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Delimitation of Scope

  • W. J. M. Mackenzie
Chapter
Part of the Studies in Comparative Politics book series

Abstract

Prima facie, there are three ways of delimiting the range and scope of political science: by subject matter, by purpose, and by methods. These categories are interdependent, and can best be regarded as dimensions. It is a historical observation (and perhaps it is also true analytically) that political science is inseparable from political life. We have at present a divided world, ruled by diverse states, ideologies and interests. It is not therefore surprising that the discipline lacks unity. Nevertheless a world ‘polity’ or political system (rather than a world ‘state’) is foreshadowed or sketched out, and it may be possible for political science to grow towards unity in the study of world politics, as in previous phases it grew towards unity in the study of the vacs., or the empire or the state. One can now recognise (at a conference of the International Political Science Association, for instance) that we have moved a long way towards universality in concepts, methods and controversies; nevertheless there remain marked differences in the structure of political science as between different states and different academic traditions. To some extent, these differences can be stated (though not measured) in terms of these three dimensions: subject matter, purpose, and the fundamentals of method.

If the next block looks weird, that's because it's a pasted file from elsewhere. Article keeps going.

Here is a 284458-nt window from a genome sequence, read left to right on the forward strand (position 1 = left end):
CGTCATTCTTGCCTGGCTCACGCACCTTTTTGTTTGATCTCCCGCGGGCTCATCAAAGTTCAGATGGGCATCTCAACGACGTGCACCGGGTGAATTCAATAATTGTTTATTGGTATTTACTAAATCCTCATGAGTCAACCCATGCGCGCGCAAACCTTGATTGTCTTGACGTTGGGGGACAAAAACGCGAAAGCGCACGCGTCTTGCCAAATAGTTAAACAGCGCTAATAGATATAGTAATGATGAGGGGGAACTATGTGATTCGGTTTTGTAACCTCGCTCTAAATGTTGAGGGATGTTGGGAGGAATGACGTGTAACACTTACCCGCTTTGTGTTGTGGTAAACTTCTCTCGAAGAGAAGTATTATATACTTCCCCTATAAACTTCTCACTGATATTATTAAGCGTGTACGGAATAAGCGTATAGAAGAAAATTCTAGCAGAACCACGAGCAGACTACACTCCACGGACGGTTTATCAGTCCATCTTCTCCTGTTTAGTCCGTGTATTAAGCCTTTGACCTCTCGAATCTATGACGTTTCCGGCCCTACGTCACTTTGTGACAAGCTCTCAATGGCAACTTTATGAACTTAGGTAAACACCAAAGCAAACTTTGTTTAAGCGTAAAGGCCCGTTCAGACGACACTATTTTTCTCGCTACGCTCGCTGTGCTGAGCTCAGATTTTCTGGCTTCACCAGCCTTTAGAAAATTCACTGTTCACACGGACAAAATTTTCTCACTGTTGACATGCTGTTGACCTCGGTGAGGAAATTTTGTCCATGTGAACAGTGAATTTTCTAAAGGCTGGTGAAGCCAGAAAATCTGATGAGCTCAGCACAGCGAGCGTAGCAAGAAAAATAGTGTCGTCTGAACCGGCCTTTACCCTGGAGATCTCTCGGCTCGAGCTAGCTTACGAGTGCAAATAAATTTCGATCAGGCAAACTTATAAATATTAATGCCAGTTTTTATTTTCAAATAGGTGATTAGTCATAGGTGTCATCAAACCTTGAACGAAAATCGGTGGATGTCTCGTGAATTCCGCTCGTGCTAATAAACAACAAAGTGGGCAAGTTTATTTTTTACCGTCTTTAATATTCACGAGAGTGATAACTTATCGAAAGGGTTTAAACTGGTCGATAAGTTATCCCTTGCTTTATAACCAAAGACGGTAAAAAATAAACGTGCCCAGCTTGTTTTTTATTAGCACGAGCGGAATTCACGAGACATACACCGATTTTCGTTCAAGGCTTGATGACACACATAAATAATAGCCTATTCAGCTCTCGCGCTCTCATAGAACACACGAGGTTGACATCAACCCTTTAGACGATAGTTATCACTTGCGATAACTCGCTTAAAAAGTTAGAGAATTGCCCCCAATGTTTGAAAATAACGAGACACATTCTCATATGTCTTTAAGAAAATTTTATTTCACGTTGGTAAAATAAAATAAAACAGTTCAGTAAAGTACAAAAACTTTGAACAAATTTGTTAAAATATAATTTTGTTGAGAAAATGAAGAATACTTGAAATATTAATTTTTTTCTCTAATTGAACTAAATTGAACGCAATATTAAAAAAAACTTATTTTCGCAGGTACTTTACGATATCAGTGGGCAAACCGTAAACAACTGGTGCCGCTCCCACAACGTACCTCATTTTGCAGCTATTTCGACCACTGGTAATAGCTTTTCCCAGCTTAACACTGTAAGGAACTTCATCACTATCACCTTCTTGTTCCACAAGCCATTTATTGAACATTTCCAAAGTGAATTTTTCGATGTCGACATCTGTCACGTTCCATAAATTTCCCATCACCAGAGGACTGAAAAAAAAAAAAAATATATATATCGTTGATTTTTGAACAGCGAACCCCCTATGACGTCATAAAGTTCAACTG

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Copyright information

© W. J. M. Mackenzie 1970

Authors and Affiliations

  • W. J. M. Mackenzie
    • 1
  1. 1.University of GlasgowUK

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